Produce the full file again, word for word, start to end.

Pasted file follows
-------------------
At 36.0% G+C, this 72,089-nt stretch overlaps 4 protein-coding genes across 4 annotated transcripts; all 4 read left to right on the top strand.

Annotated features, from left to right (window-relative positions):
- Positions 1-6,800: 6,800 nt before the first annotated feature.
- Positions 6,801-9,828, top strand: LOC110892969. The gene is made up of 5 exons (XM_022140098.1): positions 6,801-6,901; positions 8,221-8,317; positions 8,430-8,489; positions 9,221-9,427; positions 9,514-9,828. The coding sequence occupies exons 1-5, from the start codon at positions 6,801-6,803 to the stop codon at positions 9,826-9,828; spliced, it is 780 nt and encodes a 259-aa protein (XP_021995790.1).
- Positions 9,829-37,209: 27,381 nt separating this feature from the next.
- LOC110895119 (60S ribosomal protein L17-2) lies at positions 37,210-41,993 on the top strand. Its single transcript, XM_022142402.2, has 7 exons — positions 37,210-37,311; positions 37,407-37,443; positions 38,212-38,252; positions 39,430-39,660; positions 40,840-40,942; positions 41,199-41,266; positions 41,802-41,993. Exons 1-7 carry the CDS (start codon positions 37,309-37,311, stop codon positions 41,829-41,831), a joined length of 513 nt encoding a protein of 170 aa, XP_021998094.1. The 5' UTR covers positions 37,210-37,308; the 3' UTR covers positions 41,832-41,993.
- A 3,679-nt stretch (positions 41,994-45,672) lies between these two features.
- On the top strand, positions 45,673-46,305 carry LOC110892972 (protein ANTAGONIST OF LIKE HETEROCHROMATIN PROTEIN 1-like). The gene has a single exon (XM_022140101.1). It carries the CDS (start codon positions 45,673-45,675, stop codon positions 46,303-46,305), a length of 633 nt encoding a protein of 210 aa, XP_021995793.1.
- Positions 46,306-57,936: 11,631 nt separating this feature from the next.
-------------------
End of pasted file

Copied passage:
At 36.0% G+C, this 72,089-nt stretch overlaps 4 protein-coding genes across 4 annotated transcripts; all 4 read left to right on the top strand.

Annotated features, from left to right (window-relative positions):
- Positions 1-6,800: 6,800 nt before the first annotated feature.
- Positions 6,801-9,828, top strand: LOC110892969. The gene is made up of 5 exons (XM_022140098.1): positions 6,801-6,901; positions 8,221-8,317; positions 8,430-8,489; positions 9,221-9,427; positions 9,514-9,828. The coding sequence occupies exons 1-5, from the start codon at positions 6,801-6,803 to the stop codon at positions 9,826-9,828; spliced, it is 780 nt and encodes a 259-aa protein (XP_021995790.1).
- Positions 9,829-37,209: 27,381 nt separating this feature from the next.
- LOC110895119 (60S ribosomal protein L17-2) lies at positions 37,210-41,993 on the top strand. Its single transcript, XM_022142402.2, has 7 exons — positions 37,210-37,311; positions 37,407-37,443; positions 38,212-38,252; positions 39,430-39,660; positions 40,840-40,942; positions 41,199-41,266; positions 41,802-41,993. Exons 1-7 carry the CDS (start codon positions 37,309-37,311, stop codon positions 41,829-41,831), a joined length of 513 nt encoding a protein of 170 aa, XP_021998094.1. The 5' UTR covers positions 37,210-37,308; the 3' UTR covers positions 41,832-41,993.
- A 3,679-nt stretch (positions 41,994-45,672) lies between these two features.
- On the top strand, positions 45,673-46,305 carry LOC110892972 (protein ANTAGONIST OF LIKE HETEROCHROMATIN PROTEIN 1-like). The gene has a single exon (XM_022140101.1). It carries the CDS (start codon positions 45,673-45,675, stop codon positions 46,303-46,305), a length of 633 nt encoding a protein of 210 aa, XP_021995793.1.
- Positions 46,306-57,936: 11,631 nt separating this feature from the next.